Orthopedics

Radiologic Case Study 

Congenital Medial Meniscus Hypoplasia

Alex Benedick, BS; Sahar Shiraj, MD; James Williams, MD; Murali Sundaram, MD; Naveen Subhas, MD

Abstract

An 18-year-old man with no prior surgical history presented with left knee pain after sustaining a basketball injury and was diagnosed with transient patellar dislocation. Magnetic resonance imaging was ordered to further assess the extent of injury.

Figure:

Coronal fat-suppressed magnetic resonance image of the knee (A). Sagittal fat-suppressed proton density magnetic resonance image of the knee (B).

Abstract

An 18-year-old man with no prior surgical history presented with left knee pain after sustaining a basketball injury and was diagnosed with transient patellar dislocation. Magnetic resonance imaging was ordered to further assess the extent of injury.

Figure:

Coronal fat-suppressed magnetic resonance image of the knee (A). Sagittal fat-suppressed proton density magnetic resonance image of the knee (B).

Answer to Radiologic Case Study

Congenital Medial Meniscus Hypoplasia

An 18-year-old man with a history of multiple patellar dislocations presented with left knee pain following patellar dislocation during a basketball game. The diagnosis of transient patellar dislocation was made and magnetic resonance imaging was ordered to assess for complications of transient patellar dislocation, integrity of the medial patellofemoral ligament, and other internal derangement of the knee.

Magnetic resonance imaging revealed a diminutive-appearing medial meniscus, which was otherwise normal in morphology without a tear or displaced fragment (Figure 1). The patient reported no mechanical symptoms, such as catching or locking, and did not have positive signs for a meniscal tear on physical examination. Based on these factors, a meniscal tear resulting in the diminutive meniscus was ruled out as a possible etiology. Additionally, there was no prior history of surgery on the affected knee, and prior surgical debridement of the meniscus was also ruled out as a possible cause. Exclusion of these common etiologies for a diminutive meniscus and consideration of the patient's young age led to the diagnosis of a congenitally hypoplastic meniscus.


            Coronal fat-suppressed magnetic resonance image. Diminutive body of the medial meniscus (white arrow) does not show signs of a tear. Normal-sized body of the lateral meniscus (black arrow) is shown for comparison (A). Sagittal fat-suppressed proton density magnetic resonance image. Diminutive posterior horn of the medial meniscus (white arrow) does not show signs of a tear. Normal-sized anterior horn of the medial meniscus (black arrow) is also shown (B).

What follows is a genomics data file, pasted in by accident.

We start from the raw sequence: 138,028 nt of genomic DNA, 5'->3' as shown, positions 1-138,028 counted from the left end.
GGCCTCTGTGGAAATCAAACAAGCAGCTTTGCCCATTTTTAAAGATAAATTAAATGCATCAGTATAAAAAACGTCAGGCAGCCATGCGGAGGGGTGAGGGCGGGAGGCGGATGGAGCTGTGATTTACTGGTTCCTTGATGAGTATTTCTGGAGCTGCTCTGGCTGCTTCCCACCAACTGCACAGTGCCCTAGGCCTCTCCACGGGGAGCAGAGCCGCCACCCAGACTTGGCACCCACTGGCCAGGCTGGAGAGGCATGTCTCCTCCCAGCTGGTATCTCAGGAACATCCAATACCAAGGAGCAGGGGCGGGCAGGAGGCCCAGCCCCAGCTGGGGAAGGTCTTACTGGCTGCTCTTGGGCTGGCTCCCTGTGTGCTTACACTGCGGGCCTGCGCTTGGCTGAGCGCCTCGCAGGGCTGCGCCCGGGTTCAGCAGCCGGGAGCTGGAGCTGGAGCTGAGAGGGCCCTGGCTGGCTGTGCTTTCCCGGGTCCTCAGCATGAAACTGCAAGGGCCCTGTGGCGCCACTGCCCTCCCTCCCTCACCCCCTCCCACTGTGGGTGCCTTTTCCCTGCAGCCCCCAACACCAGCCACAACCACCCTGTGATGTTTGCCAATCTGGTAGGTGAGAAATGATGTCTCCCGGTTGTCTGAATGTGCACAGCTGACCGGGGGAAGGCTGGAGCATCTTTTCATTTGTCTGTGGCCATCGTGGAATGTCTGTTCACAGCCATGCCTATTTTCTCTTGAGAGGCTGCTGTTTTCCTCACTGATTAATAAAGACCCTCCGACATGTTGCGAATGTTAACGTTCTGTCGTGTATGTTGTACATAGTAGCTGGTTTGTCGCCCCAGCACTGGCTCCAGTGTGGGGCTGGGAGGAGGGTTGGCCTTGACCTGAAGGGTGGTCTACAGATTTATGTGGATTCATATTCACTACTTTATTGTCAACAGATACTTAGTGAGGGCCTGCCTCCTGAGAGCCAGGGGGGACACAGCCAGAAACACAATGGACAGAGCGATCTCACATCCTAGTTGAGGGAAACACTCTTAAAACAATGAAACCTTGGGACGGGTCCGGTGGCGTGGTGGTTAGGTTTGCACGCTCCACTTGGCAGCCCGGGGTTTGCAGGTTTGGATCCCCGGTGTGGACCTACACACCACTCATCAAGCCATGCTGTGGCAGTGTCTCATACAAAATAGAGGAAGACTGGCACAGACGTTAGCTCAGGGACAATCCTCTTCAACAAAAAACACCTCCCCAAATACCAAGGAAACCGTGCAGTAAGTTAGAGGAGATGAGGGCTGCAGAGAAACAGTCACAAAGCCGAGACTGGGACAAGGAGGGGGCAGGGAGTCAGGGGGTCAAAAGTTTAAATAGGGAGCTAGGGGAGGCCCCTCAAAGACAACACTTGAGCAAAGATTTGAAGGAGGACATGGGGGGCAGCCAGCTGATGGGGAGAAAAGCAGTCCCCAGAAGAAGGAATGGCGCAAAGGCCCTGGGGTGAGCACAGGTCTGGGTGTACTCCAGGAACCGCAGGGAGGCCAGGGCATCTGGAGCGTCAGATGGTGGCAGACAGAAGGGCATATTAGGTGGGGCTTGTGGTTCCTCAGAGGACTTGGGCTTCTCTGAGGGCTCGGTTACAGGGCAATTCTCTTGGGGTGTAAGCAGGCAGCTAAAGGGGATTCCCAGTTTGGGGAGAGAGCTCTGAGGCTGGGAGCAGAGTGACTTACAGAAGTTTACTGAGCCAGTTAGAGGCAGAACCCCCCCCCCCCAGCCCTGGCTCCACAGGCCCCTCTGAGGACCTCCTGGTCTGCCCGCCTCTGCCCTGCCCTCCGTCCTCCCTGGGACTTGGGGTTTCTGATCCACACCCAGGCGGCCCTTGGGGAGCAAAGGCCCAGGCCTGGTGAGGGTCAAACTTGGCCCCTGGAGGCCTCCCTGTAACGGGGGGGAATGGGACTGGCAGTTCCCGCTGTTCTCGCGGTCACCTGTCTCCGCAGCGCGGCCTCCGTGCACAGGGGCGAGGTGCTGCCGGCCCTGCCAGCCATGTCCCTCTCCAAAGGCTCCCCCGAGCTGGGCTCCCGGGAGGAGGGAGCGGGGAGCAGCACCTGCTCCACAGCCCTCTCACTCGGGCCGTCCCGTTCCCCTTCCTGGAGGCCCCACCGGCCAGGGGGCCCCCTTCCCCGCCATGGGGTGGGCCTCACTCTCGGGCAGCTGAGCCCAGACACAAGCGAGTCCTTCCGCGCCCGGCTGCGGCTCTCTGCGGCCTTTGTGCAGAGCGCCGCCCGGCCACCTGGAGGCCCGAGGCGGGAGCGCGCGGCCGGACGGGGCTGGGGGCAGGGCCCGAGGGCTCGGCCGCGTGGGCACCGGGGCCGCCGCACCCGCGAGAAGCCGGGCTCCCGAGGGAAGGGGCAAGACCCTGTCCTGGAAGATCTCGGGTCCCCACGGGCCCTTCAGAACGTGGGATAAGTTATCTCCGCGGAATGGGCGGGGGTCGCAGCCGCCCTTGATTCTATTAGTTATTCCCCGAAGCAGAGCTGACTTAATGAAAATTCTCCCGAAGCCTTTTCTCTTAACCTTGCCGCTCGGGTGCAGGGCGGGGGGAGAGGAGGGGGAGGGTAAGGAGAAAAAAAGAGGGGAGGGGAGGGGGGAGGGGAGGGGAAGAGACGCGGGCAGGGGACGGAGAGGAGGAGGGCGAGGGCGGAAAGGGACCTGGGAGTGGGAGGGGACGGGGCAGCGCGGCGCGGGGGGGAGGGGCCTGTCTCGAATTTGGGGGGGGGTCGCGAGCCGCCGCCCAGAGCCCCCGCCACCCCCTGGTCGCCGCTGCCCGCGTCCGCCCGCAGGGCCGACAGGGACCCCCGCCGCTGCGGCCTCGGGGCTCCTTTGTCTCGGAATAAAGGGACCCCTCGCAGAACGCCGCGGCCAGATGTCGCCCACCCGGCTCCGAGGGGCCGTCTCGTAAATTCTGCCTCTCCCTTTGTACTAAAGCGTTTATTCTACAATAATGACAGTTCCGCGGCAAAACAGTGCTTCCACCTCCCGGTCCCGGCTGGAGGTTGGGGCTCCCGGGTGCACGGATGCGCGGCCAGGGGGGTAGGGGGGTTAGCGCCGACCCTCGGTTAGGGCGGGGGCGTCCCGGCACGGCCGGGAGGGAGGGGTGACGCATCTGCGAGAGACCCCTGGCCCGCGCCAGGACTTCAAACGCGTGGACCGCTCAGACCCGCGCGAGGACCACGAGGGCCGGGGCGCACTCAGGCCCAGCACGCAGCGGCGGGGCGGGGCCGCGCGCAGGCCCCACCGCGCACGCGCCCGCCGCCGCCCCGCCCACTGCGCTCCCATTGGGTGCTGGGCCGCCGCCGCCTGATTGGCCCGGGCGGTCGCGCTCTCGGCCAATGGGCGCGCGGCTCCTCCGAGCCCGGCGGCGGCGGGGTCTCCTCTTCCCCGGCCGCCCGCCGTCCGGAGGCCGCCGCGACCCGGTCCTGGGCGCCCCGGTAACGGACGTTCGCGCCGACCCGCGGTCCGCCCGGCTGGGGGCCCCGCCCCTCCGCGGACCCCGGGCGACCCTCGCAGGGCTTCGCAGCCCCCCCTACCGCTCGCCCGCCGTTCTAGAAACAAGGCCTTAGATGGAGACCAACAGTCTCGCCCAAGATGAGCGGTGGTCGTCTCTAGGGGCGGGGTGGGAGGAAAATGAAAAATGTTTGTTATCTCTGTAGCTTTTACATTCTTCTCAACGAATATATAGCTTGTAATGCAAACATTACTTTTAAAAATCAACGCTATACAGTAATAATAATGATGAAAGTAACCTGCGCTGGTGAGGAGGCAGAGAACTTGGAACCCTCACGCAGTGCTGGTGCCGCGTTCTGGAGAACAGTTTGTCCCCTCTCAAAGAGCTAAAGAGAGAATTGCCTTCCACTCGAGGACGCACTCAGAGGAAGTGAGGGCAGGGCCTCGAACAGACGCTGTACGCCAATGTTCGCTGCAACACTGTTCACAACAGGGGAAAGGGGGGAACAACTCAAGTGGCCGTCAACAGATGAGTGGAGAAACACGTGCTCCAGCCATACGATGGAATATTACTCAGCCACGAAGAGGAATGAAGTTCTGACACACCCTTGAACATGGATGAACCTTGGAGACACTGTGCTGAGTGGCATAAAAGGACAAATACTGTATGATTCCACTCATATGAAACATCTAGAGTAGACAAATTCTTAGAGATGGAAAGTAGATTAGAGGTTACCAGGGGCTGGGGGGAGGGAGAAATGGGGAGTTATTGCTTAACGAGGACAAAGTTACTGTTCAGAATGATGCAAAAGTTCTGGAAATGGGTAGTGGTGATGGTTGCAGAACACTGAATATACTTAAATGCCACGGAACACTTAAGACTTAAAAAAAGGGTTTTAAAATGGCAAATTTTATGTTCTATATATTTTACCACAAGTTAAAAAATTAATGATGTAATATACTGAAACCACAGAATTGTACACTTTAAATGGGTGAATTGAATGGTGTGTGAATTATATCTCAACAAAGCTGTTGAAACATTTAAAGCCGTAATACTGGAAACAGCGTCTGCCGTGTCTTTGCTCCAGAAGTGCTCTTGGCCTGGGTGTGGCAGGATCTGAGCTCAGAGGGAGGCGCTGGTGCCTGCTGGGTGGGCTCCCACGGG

Figure 1:

Coronal fat-suppressed magnetic resonance image. Diminutive body of the medial meniscus (white arrow) does not show signs of a tear. Normal-sized body of the lateral meniscus (black arrow) is shown for comparison (A). Sagittal fat-suppressed proton density magnetic resonance image. Diminutive posterior horn of the medial meniscus (white arrow) does not show signs of a tear. Normal-sized anterior horn of the medial meniscus (black arrow) is also shown (B).

A diagnostic arthroscopy performed when the patient underwent surgical reconstruction of the patellofemoral ligament to address the patellar instability revealed a diminutive but otherwise normal-appearing medial meniscus (Figure 2). The operative findings confirmed the presence of congenital medial meniscal hypoplasia.


            Arthroscopic images of the medial meniscus showing a small meniscus without evidence of a tear (arrows) compatible with meniscal hypoplasia. Abbreviations: F, femur; T, tibia.

Figure 2:

Arthroscopic images of the medial meniscus showing a small meniscus without evidence of a tear (arrows) compatible with meniscal hypoplasia. Abbreviations: F, femur; T, tibia.

Meniscal Development

The menisci differentiate directly from mesenchymal tissue and assume their char acteristic adult shape early in gestation.1,2 They develop around the eighth week, become more well defined around the ninth week, and become increasingly vascularized later in the prenatal period.2–4 There are no immediate changes to the menisci after birth, but decreased vascularity and growth of the menisci are observed over time.4 Compared with the medial meniscus, the lateral meniscus shows a greater degree of developmental variation.4 This might in part explain the increased occurrence of congenital meniscal abnormalities in the lateral compartment. The anterior cruciate ligament arises from the same mesenchymal tissue as the meniscus,1,2 and congenital abnormalities of the anterior cruciate ligament and meniscus may occur simultaneously.5,6